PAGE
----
I didn’t cry
The first time I saw the epic 2018 version of A Star is Born
I didn’t cry.
I teared up a little, who wouldn’t
Instead, I saw the movie as one of hope
Risks taken and rewarded
I was the girl who wanted more from this modern world
I had found what I was searching for
I had found my change
We were in the deep end and being far from the shallow was exciting
The adventure was working: weekends together, work weeks focused on jobs
New people, new climates
The story was one of unbound hope and inevitable loss.
I was buoyed. I came home wired, dancing the joy of the life I had seized for myself.
But I was thirsty. It was so strange. I had been in warm climates before, but dehydration was a constant factor. So I drank everything I could get my hands on. I worried I was diabetic, but recent tests showed I wasn’t. I didn’t know that for at least six months, probably longer, my bones were slowly being eaten away by cancer releasing calcium into my system causing the symptoms of severe dehydration. Sure, I hurt everywhere but doesn’t every 51-year-old woman? Then the rib pain… like no pain I had ever experienced. Must be a kidney stone. CT Scan. Liver Cancer. PET scan. Bone Cancer. Biopsies. Declining Prognosis. So emerged the optimistic pragmatist.
31 days later, in the company of a timeless friend, a true soul sister who has had life throw her more shit than one person should ever experience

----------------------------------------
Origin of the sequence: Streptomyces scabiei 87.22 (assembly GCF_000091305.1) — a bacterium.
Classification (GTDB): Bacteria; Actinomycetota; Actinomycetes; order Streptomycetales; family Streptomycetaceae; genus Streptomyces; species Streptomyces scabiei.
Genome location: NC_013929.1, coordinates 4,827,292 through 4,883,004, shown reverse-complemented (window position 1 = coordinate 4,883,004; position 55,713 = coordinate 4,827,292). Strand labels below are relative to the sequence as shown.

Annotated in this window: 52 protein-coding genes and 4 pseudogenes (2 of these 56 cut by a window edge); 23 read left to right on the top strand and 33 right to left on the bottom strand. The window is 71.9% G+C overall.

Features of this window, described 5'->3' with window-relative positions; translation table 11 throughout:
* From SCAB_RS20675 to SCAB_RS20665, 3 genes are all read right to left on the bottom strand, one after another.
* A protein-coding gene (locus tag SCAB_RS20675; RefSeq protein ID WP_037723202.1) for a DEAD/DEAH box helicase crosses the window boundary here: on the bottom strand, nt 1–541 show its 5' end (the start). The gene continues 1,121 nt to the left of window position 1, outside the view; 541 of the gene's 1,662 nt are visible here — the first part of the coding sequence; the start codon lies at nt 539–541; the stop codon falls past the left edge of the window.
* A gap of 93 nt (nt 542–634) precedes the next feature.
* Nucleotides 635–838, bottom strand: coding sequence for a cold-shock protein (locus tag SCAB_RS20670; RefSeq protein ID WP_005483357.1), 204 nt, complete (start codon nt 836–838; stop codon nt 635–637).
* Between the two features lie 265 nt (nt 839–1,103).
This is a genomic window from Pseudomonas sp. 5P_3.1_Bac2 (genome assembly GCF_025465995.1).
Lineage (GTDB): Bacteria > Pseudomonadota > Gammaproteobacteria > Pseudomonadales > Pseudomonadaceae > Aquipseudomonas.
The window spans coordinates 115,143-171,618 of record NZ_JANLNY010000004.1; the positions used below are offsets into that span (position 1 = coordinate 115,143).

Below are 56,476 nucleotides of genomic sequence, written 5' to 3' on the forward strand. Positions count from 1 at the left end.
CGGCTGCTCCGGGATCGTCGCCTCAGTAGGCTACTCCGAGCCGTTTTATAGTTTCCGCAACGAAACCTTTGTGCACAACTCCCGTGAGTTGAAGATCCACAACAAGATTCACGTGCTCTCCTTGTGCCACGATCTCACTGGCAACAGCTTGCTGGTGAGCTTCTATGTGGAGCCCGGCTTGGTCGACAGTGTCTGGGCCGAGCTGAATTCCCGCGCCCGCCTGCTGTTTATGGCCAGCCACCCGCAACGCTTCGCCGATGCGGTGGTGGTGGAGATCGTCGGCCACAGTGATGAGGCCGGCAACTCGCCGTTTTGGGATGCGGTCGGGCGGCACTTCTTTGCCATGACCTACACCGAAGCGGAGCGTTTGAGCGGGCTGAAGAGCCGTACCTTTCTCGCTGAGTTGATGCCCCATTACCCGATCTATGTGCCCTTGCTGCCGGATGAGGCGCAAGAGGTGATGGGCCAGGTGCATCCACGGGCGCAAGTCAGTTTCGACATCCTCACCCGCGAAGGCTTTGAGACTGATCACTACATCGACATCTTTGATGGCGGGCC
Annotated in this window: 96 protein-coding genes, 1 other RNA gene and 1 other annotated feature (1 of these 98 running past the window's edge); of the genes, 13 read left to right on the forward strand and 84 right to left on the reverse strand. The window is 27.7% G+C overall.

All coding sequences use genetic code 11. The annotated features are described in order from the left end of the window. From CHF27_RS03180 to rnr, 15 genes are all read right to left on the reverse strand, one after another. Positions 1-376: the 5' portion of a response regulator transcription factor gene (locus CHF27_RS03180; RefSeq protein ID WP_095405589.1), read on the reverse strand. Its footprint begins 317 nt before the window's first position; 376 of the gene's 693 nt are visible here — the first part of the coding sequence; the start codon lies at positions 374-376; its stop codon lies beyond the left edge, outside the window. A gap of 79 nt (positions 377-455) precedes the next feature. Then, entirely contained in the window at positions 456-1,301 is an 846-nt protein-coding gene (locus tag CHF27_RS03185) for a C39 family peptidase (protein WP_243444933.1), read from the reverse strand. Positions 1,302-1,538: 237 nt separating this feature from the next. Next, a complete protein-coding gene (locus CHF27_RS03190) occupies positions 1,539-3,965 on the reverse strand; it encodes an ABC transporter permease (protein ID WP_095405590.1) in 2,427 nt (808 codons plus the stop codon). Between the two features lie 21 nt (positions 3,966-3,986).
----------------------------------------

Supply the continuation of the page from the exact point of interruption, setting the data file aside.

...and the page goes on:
I cried so hard
The second time I saw the epic 2018 version of A Star is Born
I cried with my hands over my eyes, shoulders heaving, through most of the movie.
I was no longer Ally, I was Jackson: A ticking time bomb. Tired of acting so hardcore.
The deep end no longer held endless possibilities.
Instead, it felt like the Columbia River I drive by each morning the blue and silver glittering surface hiding the freezing green depths that can drown you.
I wanted back to the shallow end and safe from everything that was tearing my life apart
My husband now the recipient of the ending song: I’ll Never Love Again
At least we get to say goodbye.
But again, I left inspired. The message of love so deep between brothers rang hard in my ears. The legacy that can be left so that the person never really dies was like a banner through my brain.
Two days later I get a card with a Meg Wolitzer quote. I will confess it created the heaving crying again because, just maybe, I will have left the world with a legacy. It doesn’t need to be millions of people singing my lyrics, but maybe it will be a voice of hope in someone’s brain. That’s enough.
“She took me in and she taught me things, and more than that she gave me permission. I think that’s what the people who change our lives always do. They give us permission to be the person we secretly really long to be but maybe don’t feel that we’re allowed to be.”
― Meg Wolitzer, The Female Persuasion
Thank you, Lara L. for the cards
Thank you Jodi S. for taking the risk on such an emotional movie and being that one of my soul sisters. Who knew?